Seventy years ago, in a little red schoolhouse in Reims, Reichspräsident Admiral Karl Dönitz and Generaloberst Alfred Jödl met with the representatives of the Allied and Soviet High Commands to sign the instrument of surrender of the Third Reich. It was 0241 hours Central European Time on the 7th of May 1945 and took effect at 2301 hours on the 8th of May. Although the Germans of Army Group Center continued to resist the Soviets in Prague until May 11th, for most people the long nightmare of the War in Europe was over.
Hitler and Mussolini were dead, but so was Roosevelt; even Churchill was soon to be voted out of office. The United Nations had crushed the Nazi viper in its nest and freed the subject peoples of Europe from slavery and death. Across the continent there was riotous celebration as millions of poured out to into the streets to celebrate the end to the killing. In London, Princess Elizabeth and her sister Margaret slipped out of Buckingham Palace to party with their countrymen in the West End; while in Paris, the Champs-Élysées was packed by a sea of humanity singing and crying in joy. Even in the devastated cities of the Reich, the shocked and terrified people of Germany gave thanks for having survived the Allied bombers and the Russian hordes; and they prayed they would survive the peace as well.
President Truman announced the surrender of Germany to the American people over the radio, calling it “a solemn but glorious hour”. He lamented the absence of Franklin Roosevelt – the great architect of victory – from the celebrations; and he reminded the American people of the work still to be done. Europe was at peace, but Japan remained unconquered. Even as the Wehrmacht was laying down its arms, the Australians were landing in Borneo; British forces were fighting in the jungles of Northern Burma; and the Americans invaded Okinawa. Japan would not surrender until the 15th of August, and only after the Soviets invaded Manchuria and both Hiroshima and Nagasaki had died under atomic fires.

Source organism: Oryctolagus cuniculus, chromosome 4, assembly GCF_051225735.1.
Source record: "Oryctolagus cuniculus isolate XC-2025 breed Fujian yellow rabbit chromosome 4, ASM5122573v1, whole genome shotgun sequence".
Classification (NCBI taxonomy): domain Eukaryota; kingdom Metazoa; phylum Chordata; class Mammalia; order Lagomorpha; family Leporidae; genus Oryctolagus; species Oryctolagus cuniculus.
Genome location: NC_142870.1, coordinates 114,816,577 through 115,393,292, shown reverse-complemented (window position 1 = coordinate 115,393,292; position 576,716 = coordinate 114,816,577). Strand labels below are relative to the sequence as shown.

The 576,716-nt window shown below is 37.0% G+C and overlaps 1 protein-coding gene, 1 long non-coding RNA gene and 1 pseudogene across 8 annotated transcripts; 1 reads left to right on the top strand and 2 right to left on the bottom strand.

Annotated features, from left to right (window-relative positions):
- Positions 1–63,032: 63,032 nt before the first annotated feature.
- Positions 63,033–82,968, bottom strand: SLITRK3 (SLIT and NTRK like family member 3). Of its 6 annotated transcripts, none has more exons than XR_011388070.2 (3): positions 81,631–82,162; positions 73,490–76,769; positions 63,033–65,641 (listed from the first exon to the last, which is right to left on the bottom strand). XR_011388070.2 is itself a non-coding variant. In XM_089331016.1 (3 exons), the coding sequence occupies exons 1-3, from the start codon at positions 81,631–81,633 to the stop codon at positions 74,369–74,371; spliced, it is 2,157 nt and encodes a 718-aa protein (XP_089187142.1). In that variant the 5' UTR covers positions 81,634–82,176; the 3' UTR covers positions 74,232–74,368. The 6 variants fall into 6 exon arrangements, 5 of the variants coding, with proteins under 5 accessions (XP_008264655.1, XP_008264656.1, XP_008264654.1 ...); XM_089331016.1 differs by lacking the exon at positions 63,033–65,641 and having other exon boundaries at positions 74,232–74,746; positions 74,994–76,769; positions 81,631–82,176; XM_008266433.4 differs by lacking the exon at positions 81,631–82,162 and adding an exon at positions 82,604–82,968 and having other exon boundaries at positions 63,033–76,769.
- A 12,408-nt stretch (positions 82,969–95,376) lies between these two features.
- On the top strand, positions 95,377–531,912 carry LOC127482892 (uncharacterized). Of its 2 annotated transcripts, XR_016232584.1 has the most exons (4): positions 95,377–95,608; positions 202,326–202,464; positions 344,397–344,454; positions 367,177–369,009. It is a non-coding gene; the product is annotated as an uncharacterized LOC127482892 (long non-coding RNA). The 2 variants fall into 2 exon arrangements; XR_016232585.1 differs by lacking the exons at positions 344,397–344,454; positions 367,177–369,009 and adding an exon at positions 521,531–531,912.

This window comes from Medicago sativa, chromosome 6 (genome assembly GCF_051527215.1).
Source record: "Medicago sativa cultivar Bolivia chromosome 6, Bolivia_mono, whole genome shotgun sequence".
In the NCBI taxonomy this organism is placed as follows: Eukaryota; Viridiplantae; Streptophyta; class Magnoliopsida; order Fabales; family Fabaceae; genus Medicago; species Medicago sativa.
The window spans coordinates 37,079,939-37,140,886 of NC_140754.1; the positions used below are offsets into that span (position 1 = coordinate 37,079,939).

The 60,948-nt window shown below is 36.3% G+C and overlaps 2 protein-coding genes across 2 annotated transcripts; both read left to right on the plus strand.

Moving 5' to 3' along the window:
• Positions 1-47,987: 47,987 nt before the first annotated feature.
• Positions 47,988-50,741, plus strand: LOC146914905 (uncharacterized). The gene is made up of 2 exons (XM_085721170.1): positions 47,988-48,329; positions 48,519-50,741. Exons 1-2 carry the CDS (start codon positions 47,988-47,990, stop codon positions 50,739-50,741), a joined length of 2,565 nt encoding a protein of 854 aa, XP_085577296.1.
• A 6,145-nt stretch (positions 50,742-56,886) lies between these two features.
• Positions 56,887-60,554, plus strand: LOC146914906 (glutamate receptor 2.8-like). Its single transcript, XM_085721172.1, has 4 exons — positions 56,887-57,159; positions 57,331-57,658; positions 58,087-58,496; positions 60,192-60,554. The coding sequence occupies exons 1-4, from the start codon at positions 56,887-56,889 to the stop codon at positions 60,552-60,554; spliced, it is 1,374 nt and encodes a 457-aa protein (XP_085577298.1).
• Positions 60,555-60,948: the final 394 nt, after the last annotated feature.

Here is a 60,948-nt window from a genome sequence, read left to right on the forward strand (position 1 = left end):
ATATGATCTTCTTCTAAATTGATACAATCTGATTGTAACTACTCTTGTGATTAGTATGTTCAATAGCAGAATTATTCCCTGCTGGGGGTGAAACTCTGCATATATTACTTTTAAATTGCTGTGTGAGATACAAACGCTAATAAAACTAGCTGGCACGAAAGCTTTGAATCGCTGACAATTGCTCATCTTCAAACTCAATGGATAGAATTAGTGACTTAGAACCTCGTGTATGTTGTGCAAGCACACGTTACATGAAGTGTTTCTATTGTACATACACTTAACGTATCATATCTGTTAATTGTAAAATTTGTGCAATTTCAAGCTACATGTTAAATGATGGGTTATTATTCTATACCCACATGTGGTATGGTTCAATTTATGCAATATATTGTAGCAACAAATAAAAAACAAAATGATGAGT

After the celebrations, the grim reality: Europe was ruined. The war had lasted 5 years, 5 months and 7 days, raging across the entire continent. Over 45 million people had died in that period, a rate of 22,700 per day. One in five Poles alive in 1939 was dead in 1945. One in four Russians had been killed or wounded. The scale of destruction and suffering was beyond comprehension. As the armies of liberation swept into the Reich out of east and west, they uncovered the hideous proof of the Nazis’ genocidal evil. The camps stood like little reproductions of Hell built in silent forests, between unknowing hills: Sobibor, Belzec, Majdanek, Chelmno, Auschwitz, Treblinka. “Arbeits macht Frei”: the gallows humor at the entrance of the camps that greeted the victims of the Shoah like a risus sardonicus. Out of 3.3 million Jews living in Poland, only 300,000 survived.
The victors in the war had suffered almost as much as the vanquished. France had been occupied; the Soviet Union had witnessed the worst brutalities of the conflict; even Britain had been bombed and half-starved. Their empires would rapidly crumble despite the efforts of the metropolis to reimpose its rule. The Age of Europe ended: the continent that had ruled the world was now divided and occupied by the two giants from her periphery. When the French and British forgot this fact and tried to reassert their independence of action in the 1956 Suez Crisis, Eisenhower and Khrushchev pulled short the leash. The Iron Curtain fell from the Baltic to the Black Sea; and another 47 years were to pass before Europe would be wholly free.
Today we commemorate the sacrifice of our grandparents: the brave men who stormed the beaches or jumped out of the sky to break the bonds of tyranny; and the courageous women who worked in the factories, kept stoic watch as the bombs rained down upon them. They fought and died for a better world for themselves and their kids; a free world, a democratic world. They were the greatest generation. As we remember their triumph and their glory, we should also reflect that their task remains unfinished. Slavery and despotism still exist in the world; democracy is under threat in every country from extremism, depression and inequality. War again threatens the peace of Europe and Asia. Will our generation rise to the challenge of the times and secure for our children a better world, a brighter future?